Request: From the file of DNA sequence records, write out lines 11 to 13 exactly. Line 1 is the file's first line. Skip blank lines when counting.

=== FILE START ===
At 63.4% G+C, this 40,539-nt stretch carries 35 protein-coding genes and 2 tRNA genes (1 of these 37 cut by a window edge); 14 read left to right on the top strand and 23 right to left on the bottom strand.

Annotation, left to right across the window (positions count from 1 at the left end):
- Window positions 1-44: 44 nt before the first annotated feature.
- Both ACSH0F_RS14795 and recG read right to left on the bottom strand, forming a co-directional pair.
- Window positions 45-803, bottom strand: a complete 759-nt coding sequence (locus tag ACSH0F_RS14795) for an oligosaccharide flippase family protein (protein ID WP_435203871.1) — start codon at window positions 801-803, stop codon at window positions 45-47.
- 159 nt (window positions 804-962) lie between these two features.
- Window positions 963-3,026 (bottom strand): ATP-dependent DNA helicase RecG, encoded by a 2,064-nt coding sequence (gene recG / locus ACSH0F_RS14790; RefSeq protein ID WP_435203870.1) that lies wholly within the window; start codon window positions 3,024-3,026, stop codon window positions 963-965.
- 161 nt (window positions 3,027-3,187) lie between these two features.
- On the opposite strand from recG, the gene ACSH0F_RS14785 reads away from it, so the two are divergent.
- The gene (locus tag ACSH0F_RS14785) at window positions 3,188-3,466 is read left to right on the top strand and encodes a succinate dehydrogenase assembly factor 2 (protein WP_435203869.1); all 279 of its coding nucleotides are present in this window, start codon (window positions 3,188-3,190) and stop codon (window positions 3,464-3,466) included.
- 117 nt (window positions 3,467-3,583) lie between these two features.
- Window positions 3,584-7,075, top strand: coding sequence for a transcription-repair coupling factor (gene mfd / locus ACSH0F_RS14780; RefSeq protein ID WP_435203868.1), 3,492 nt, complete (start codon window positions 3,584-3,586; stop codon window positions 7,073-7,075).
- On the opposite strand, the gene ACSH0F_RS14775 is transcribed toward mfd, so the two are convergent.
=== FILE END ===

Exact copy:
- 117 nt (window positions 3,467-3,583) lie between these two features.
- Window positions 3,584-7,075, top strand: coding sequence for a transcription-repair coupling factor (gene mfd / locus ACSH0F_RS14780; RefSeq protein ID WP_435203868.1), 3,492 nt, complete (start codon window positions 3,584-3,586; stop codon window positions 7,073-7,075).
- On the opposite strand, the gene ACSH0F_RS14775 is transcribed toward mfd, so the two are convergent.